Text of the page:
• Irregular Army/Auxilary Corps (policy card); converts captured units into reserves + xyz bonus to a particular type of unit
    • Total War (policy card); as the name suggests, but adding a bonus to production at the cost of culture/faith (this is to imitate prioritizing warfare over non-combatant needs)
    These are just crude and barebones suggestions, and I know most may not even be possible to implement easily. Jus thought I'd leave my mark on the drawing boards.
     
  3. heinous_hat

    heinous_hat Chieftain

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    My first thought was that this shouldn't be too complicated, or require special buildings other than the Slave Market... it might crowd the building list with basic utility items. But I see your point about wanting to allow the player to direct the slave population somewhat.

    What you could do is use the Slave Market for prisoner housing (and transfer), but give standard industry buildings the conversion power. So a city with a Slave Market that is also well developed in basic industry (granary, mill, butcher, workshop, etc) would be more efficient at converting slaves to lower tier population, while a less developed city (with slave market) would overflow and passively transfer elsewhere. It would be interesting if tile improvements (farms, mines, etc) could also contribute to conversion, so smaller cities which receive prisoners would still get a measured benefit. Together, this would have the effect of larger population centers gradually pulling slaves from the frontier.

    Military buildings (barracks, etc) could handle direct conversion to personnel, serving as an alternate sink for the raw slave population. So a player might choose to develop military over industry in a frontier region where they want to direct the slave population towards personnel instead. I guess you'd need to use policies for +/- conversion rates, since there's no apparent method to remove buildings when they're no longer relevant (i.e. the frontier expands and cities change focus).

    Having a great time with the mod.. Even at this early stage, the systems you've introduced create a lot of integration between city and military management, which is otherwise absent. I poked my head back into civ6 to see if there were any substantial improvements, and was very pleased to find this project :). Some questions and bug reports to follow...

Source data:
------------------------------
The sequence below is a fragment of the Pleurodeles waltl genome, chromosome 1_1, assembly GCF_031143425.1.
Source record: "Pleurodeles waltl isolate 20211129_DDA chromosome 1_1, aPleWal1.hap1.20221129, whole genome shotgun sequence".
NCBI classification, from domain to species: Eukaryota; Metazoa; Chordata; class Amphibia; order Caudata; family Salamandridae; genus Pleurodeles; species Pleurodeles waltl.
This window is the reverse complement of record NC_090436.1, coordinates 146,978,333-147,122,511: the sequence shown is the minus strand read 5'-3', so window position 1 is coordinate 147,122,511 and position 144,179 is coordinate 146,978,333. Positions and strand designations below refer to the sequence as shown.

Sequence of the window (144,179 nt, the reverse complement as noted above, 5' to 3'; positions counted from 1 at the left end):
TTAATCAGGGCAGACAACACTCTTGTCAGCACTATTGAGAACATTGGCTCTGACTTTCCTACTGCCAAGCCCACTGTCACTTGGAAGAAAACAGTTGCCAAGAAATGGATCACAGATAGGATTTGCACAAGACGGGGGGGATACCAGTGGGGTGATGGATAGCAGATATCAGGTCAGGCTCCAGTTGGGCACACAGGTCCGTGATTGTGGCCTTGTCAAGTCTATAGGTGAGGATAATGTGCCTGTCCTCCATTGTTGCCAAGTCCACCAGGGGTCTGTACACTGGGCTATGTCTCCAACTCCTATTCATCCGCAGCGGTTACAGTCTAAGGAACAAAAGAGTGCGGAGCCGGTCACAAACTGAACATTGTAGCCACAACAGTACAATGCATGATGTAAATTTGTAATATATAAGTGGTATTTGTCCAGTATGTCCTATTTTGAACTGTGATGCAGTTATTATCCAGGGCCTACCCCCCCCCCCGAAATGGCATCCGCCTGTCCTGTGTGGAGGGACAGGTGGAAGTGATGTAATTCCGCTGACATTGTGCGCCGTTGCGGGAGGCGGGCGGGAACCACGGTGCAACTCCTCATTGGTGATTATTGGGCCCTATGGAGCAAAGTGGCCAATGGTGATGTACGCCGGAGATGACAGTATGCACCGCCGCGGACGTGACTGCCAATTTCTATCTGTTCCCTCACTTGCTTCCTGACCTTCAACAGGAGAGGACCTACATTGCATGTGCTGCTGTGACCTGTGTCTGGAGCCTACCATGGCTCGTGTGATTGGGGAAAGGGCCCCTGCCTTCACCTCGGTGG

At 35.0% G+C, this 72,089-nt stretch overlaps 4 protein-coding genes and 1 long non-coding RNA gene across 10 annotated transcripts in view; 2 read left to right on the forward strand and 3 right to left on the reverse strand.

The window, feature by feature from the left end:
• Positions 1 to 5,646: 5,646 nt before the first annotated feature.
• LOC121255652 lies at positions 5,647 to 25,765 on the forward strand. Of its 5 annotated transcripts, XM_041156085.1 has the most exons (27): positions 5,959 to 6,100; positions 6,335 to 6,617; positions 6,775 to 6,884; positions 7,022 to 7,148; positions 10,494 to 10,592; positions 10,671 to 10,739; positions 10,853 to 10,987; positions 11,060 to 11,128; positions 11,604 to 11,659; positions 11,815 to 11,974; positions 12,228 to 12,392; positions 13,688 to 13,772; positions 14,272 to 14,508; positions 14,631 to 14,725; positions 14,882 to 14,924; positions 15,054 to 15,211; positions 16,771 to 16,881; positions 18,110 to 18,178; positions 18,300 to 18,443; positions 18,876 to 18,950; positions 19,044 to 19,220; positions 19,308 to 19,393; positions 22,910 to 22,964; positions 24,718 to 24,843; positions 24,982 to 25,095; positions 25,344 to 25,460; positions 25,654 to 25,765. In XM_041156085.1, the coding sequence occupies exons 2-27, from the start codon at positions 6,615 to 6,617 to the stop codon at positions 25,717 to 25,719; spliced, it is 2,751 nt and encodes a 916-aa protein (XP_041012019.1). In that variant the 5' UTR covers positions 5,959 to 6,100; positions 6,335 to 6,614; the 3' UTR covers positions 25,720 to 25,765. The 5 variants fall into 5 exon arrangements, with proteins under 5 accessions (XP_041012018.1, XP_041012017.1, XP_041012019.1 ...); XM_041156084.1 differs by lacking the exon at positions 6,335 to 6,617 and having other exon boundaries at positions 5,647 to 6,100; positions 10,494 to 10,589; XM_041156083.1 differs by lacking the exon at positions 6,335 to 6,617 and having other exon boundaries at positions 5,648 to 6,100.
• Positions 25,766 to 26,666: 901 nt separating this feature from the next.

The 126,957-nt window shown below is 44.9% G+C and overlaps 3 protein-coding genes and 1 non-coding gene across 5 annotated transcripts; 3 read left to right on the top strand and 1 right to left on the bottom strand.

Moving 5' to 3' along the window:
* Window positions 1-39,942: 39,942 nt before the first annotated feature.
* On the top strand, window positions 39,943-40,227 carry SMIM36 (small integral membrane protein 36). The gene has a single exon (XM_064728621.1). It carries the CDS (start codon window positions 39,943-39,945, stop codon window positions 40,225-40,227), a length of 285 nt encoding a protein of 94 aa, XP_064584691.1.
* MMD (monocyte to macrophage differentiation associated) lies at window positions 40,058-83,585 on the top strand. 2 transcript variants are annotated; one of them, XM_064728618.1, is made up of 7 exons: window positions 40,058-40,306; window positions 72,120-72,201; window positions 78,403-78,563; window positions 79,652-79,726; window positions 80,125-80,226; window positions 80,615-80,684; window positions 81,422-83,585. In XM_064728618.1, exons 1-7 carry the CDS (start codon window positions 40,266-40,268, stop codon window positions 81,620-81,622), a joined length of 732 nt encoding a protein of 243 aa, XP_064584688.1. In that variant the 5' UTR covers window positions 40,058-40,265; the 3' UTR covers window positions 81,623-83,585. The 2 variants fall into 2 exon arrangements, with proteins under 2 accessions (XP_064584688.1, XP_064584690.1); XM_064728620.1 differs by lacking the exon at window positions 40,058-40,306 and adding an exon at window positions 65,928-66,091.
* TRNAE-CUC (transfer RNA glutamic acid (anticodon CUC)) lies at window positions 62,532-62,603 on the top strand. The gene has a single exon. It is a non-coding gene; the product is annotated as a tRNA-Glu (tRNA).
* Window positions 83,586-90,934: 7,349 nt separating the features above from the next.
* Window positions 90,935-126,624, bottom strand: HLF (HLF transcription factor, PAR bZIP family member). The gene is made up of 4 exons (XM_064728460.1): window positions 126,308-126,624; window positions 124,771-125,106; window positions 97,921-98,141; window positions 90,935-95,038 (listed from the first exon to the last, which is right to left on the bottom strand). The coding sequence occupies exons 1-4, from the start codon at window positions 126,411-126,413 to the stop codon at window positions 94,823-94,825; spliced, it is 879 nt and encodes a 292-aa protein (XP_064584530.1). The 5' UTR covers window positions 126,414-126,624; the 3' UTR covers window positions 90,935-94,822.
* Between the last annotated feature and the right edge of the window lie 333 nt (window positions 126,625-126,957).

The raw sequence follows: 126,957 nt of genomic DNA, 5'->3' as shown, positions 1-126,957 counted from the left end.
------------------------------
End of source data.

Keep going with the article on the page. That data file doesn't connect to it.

4. Gedemon

    Gedemon Modder Moderator

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    Fixed a few more things related to saved data, and new update on GitHub
    I'll work on the UI for the Population Needs next, ATM the information is only available in the Lua.log

    There are 3 classes of Housing: Wealthy, Normal and Cheap.

    Upper class population will use Middle Class Housing if there is no Wealthy Housing available, and Middle Class population will use Cheap Housing if there is no Normal Housing available.

    The Housing value for the buildings is equivalent to city size, a city start with 3 housing (enough for a Size 3 city), each of the test building add 1 more, the population size use the same formule as for Civ5: population = math.pow(CitySize, 2.8) * 1000

    Size 1 = 1000
    Size 2 = 6964
    Size 3 = 21674
    ...

    When there is more than 50% of specific housing available for a population class (Wealthy for Upper, ...) that class get a Birth Rate bonus
    When there is less than 25% of total housing available for a population class (Wealthy and Normal for Upper, ...) that class get a Birth Rate penalty

    bonus/penalty are directly relative of the value of housing left.

    Note that if the Upper Class has to use some Normal Housing, that part is not available for the Middle Class.

    For almost every needs, the upper class will take its full part first, but for some specific needs (like food), rationing may be used.

    There is no effect coded for surpopulation yet, that will come with Health.
     
  5. Gedemon

    Gedemon Modder Moderator

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    (copied from MP to continue discussion here)